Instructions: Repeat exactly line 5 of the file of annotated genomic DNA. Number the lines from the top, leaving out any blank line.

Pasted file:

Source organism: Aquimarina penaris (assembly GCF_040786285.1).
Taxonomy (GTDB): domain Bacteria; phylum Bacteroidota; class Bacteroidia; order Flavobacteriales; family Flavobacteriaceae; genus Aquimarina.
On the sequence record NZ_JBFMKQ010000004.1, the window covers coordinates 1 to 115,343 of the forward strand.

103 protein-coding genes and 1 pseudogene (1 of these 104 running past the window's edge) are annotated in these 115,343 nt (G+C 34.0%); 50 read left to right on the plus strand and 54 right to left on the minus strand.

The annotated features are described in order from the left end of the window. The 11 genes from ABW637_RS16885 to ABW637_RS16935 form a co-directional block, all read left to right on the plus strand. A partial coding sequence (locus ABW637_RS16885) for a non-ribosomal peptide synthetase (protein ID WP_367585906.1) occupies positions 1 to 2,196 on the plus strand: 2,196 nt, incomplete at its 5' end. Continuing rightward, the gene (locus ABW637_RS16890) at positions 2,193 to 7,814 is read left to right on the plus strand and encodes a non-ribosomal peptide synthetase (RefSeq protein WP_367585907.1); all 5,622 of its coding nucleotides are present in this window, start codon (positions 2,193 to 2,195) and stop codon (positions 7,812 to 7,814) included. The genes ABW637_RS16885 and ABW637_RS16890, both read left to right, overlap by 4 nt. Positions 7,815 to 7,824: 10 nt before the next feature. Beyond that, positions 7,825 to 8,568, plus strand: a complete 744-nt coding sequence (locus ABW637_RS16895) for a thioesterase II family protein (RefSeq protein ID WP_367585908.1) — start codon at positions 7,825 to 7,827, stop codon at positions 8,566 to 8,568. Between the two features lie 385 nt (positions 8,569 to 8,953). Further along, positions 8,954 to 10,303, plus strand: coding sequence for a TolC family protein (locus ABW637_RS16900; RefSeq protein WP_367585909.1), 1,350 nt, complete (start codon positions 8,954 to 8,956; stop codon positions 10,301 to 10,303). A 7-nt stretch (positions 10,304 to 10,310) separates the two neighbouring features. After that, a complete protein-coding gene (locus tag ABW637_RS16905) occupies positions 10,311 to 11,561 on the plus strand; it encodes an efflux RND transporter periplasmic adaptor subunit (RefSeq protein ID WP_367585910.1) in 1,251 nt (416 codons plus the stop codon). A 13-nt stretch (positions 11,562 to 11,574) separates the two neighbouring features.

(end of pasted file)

The annotated features are described in order from the left end of the window. The 11 genes from ABW637_RS16885 to ABW637_RS16935 form a co-directional block, all read left to right on the plus strand. A partial coding sequence (locus ABW637_RS16885) for a non-ribosomal peptide synthetase (protein ID WP_367585906.1) occupies positions 1 to 2,196 on the plus strand: 2,196 nt, incomplete at its 5' end. Continuing rightward, the gene (locus ABW637_RS16890) at positions 2,193 to 7,814 is read left to right on the plus strand and encodes a non-ribosomal peptide synthetase (RefSeq protein WP_367585907.1); all 5,622 of its coding nucleotides are present in this window, start codon (positions 2,193 to 2,195) and stop codon (positions 7,812 to 7,814) included. The genes ABW637_RS16885 and ABW637_RS16890, both read left to right, overlap by 4 nt. Positions 7,815 to 7,824: 10 nt before the next feature. Beyond that, positions 7,825 to 8,568, plus strand: a complete 744-nt coding sequence (locus ABW637_RS16895) for a thioesterase II family protein (RefSeq protein ID WP_367585908.1) — start codon at positions 7,825 to 7,827, stop codon at positions 8,566 to 8,568. Between the two features lie 385 nt (positions 8,569 to 8,953). Further along, positions 8,954 to 10,303, plus strand: coding sequence for a TolC family protein (locus ABW637_RS16900; RefSeq protein WP_367585909.1), 1,350 nt, complete (start codon positions 8,954 to 8,956; stop codon positions 10,301 to 10,303). A 7-nt stretch (positions 10,304 to 10,310) separates the two neighbouring features. After that, a complete protein-coding gene (locus tag ABW637_RS16905) occupies positions 10,311 to 11,561 on the plus strand; it encodes an efflux RND transporter periplasmic adaptor subunit (RefSeq protein ID WP_367585910.1) in 1,251 nt (416 codons plus the stop codon). A 13-nt stretch (positions 11,562 to 11,574) separates the two neighbouring features.